Words like “fact, ” “theory, ” and “law, ” get thrown around a lot. When it comes to science, however, they mean something very specific; and knowing the difference between them can help you better understand the world of science as a whole.
In this fantastic video from the It’s Okay To Be Smart YouTube channel, host Joe Hanson clears up some of the confusion surrounding four very important scientific terms: fact, hypothesis, theory, and law. Knowing the difference between these words is the key to understanding news, studies, and any other information that comes from the scientific community. Here are the main takeaways:
- Fact: Observations about the world around us. Example: “It’s bright outside.”
- Hypothesis: A proposed explanation for a phenomenon made as a starting point for further investigation. Example: “It’s bright outside because the sun is probably out.”
- Theory: A well-substantiated explanation acquired through the scientific method and repeatedly tested and confirmed through observation and experimentation. Example: “When the sun is out, it tends to make it bright outside.”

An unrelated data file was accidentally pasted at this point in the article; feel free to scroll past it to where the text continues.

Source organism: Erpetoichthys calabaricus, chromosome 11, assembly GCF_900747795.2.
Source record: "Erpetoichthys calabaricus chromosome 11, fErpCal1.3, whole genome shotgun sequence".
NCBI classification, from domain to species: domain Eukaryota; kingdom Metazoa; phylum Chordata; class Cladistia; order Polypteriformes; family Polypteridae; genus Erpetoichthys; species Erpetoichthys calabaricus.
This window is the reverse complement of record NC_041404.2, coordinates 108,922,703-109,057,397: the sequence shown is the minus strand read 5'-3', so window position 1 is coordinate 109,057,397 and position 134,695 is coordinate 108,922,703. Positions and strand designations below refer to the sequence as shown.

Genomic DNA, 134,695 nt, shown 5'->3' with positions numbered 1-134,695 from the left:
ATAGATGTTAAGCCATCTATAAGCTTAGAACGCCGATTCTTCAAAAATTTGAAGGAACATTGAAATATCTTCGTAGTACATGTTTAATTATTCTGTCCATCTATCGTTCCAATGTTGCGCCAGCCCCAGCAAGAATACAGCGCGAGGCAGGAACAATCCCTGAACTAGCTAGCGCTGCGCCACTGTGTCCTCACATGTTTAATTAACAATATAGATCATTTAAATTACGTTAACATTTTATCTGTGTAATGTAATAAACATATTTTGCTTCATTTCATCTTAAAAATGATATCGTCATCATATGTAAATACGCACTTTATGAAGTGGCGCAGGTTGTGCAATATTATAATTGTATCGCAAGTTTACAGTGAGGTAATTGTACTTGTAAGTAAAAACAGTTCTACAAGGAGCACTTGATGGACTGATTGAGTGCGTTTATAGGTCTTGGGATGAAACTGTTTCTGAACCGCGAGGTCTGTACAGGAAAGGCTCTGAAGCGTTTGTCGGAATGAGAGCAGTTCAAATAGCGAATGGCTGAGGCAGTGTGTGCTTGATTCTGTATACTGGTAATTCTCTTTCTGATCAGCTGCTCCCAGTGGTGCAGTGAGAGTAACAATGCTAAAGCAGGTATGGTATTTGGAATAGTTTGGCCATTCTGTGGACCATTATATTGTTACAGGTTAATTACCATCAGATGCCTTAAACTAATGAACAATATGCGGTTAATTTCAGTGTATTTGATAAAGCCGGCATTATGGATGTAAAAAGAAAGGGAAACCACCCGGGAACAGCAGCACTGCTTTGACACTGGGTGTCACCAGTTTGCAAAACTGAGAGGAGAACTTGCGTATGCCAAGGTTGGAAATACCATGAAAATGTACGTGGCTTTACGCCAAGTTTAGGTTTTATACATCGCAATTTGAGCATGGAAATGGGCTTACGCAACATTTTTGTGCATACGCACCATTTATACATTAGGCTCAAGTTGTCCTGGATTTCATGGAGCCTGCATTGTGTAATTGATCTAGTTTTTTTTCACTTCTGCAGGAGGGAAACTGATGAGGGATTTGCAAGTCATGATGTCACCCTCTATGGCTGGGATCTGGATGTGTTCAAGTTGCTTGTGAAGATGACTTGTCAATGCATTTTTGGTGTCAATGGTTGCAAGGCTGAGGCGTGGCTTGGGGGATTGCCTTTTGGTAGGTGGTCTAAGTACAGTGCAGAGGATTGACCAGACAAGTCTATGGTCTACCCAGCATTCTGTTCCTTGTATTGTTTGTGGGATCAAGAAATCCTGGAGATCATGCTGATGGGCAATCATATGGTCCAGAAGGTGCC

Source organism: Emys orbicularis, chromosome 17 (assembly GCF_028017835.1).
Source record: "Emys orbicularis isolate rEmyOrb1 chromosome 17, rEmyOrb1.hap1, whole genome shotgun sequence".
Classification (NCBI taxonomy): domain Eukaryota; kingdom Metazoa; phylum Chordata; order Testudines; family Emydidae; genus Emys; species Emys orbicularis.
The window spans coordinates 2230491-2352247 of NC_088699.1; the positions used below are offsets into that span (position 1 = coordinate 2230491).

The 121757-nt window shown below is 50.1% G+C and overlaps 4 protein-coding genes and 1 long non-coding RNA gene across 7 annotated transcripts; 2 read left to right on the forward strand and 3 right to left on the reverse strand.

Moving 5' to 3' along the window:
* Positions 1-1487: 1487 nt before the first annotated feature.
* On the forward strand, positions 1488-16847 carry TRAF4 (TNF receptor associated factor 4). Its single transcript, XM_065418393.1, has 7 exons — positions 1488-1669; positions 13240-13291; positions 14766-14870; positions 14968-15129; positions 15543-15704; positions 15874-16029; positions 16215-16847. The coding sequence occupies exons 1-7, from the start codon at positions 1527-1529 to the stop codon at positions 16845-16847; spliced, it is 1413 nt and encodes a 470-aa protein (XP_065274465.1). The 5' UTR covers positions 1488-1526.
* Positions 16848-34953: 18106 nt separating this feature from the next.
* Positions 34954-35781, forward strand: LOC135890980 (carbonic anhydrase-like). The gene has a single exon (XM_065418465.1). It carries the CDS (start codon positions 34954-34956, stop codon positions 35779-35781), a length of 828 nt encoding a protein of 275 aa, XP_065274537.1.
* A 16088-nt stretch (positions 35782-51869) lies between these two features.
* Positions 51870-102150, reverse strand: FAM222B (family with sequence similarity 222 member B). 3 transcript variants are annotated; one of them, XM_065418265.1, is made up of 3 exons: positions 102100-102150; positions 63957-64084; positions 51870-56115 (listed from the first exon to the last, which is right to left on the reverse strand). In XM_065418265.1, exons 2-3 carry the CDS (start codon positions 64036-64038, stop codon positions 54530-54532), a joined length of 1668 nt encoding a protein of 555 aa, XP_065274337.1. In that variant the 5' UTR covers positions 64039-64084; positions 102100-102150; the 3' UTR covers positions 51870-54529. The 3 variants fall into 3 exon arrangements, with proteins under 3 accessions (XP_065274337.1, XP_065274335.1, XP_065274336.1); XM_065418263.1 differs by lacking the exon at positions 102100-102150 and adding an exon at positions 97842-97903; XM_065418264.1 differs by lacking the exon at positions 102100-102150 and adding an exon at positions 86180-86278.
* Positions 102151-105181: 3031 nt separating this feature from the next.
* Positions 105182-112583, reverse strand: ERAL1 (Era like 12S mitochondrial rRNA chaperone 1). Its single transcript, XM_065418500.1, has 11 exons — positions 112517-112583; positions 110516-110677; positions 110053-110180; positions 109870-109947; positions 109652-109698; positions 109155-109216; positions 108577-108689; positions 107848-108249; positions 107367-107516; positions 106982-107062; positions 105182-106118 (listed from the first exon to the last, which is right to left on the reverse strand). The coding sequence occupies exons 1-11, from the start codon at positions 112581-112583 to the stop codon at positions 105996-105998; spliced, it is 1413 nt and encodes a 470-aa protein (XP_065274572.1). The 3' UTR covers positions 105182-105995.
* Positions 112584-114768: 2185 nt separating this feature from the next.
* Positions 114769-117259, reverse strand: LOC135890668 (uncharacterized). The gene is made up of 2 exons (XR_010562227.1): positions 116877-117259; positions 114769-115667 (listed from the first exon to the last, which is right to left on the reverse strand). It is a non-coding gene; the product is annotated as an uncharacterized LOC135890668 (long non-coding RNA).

- Law: A statement based on repeated experimental observations that describes some phenomenon of nature. Proof that something happens and how it happens, but not why it happens. Example: Newton’s Law of Universal Gravitation.
Essentially, this is how all science works. You probably knew some of this, or remember bits and pieces of it from grade school, but this video does a great job of explaining the entire process. When you know how something actually works, it makes it a lot easier to understand and scrutinize.
Compare and Contrast scientific theory and law? | Yahoo Answers
Scientific theory is an unproven hypothesis (educated guess) such as the big bang theory (not the show) that has some evidence to support it but not enough to prove it.
Scientific law is a proven hypothesis that cannot change such as the laws of gravity. Last time I checked they were still working and will continue to although Hollywood would make you think different.
I hope this helps.